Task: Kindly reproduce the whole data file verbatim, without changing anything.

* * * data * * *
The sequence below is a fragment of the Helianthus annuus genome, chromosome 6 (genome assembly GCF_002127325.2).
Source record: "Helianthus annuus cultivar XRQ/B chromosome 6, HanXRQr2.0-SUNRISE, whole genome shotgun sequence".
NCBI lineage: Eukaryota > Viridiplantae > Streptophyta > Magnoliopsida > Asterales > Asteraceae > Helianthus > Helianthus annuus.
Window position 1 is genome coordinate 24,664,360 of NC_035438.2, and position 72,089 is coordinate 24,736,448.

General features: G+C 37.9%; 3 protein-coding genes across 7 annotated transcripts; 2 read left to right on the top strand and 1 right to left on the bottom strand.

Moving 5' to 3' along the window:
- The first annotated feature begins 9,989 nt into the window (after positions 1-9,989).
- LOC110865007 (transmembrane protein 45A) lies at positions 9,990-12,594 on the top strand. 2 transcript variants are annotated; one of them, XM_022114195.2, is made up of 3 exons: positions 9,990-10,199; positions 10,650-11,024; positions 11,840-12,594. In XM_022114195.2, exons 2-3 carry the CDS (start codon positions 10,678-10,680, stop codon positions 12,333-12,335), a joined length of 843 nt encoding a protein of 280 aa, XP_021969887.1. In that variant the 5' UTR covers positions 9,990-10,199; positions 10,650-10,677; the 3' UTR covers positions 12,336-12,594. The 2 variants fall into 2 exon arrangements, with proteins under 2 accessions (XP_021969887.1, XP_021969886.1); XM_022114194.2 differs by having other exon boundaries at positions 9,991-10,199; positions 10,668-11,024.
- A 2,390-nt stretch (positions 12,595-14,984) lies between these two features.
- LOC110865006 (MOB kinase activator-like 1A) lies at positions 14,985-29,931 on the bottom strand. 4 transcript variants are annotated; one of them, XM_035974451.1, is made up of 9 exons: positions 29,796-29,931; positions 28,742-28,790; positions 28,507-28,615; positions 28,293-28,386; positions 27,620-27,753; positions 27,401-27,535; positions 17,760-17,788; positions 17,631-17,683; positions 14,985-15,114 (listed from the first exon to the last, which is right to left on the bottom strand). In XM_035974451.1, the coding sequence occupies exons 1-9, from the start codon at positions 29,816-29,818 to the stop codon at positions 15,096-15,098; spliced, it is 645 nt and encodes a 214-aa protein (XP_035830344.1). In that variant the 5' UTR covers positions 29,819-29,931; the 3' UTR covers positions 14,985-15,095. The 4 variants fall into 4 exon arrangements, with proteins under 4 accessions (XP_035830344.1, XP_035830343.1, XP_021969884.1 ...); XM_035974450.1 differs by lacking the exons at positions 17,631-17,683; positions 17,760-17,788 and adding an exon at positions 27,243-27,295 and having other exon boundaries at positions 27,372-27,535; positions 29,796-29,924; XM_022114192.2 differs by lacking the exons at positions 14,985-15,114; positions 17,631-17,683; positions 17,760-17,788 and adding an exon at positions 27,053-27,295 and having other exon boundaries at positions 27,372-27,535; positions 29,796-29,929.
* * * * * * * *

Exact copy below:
The sequence below is a fragment of the Helianthus annuus genome, chromosome 6 (genome assembly GCF_002127325.2).
Source record: "Helianthus annuus cultivar XRQ/B chromosome 6, HanXRQr2.0-SUNRISE, whole genome shotgun sequence".
NCBI lineage: Eukaryota > Viridiplantae > Streptophyta > Magnoliopsida > Asterales > Asteraceae > Helianthus > Helianthus annuus.
Window position 1 is genome coordinate 24,664,360 of NC_035438.2, and position 72,089 is coordinate 24,736,448.

General features: G+C 37.9%; 3 protein-coding genes across 7 annotated transcripts; 2 read left to right on the top strand and 1 right to left on the bottom strand.

Moving 5' to 3' along the window:
- The first annotated feature begins 9,989 nt into the window (after positions 1-9,989).
- LOC110865007 (transmembrane protein 45A) lies at positions 9,990-12,594 on the top strand. 2 transcript variants are annotated; one of them, XM_022114195.2, is made up of 3 exons: positions 9,990-10,199; positions 10,650-11,024; positions 11,840-12,594. In XM_022114195.2, exons 2-3 carry the CDS (start codon positions 10,678-10,680, stop codon positions 12,333-12,335), a joined length of 843 nt encoding a protein of 280 aa, XP_021969887.1. In that variant the 5' UTR covers positions 9,990-10,199; positions 10,650-10,677; the 3' UTR covers positions 12,336-12,594. The 2 variants fall into 2 exon arrangements, with proteins under 2 accessions (XP_021969887.1, XP_021969886.1); XM_022114194.2 differs by having other exon boundaries at positions 9,991-10,199; positions 10,668-11,024.
- A 2,390-nt stretch (positions 12,595-14,984) lies between these two features.
- LOC110865006 (MOB kinase activator-like 1A) lies at positions 14,985-29,931 on the bottom strand. 4 transcript variants are annotated; one of them, XM_035974451.1, is made up of 9 exons: positions 29,796-29,931; positions 28,742-28,790; positions 28,507-28,615; positions 28,293-28,386; positions 27,620-27,753; positions 27,401-27,535; positions 17,760-17,788; positions 17,631-17,683; positions 14,985-15,114 (listed from the first exon to the last, which is right to left on the bottom strand). In XM_035974451.1, the coding sequence occupies exons 1-9, from the start codon at positions 29,816-29,818 to the stop codon at positions 15,096-15,098; spliced, it is 645 nt and encodes a 214-aa protein (XP_035830344.1). In that variant the 5' UTR covers positions 29,819-29,931; the 3' UTR covers positions 14,985-15,095. The 4 variants fall into 4 exon arrangements, with proteins under 4 accessions (XP_035830344.1, XP_035830343.1, XP_021969884.1 ...); XM_035974450.1 differs by lacking the exons at positions 17,631-17,683; positions 17,760-17,788 and adding an exon at positions 27,243-27,295 and having other exon boundaries at positions 27,372-27,535; positions 29,796-29,924; XM_022114192.2 differs by lacking the exons at positions 14,985-15,114; positions 17,631-17,683; positions 17,760-17,788 and adding an exon at positions 27,053-27,295 and having other exon boundaries at positions 27,372-27,535; positions 29,796-29,929.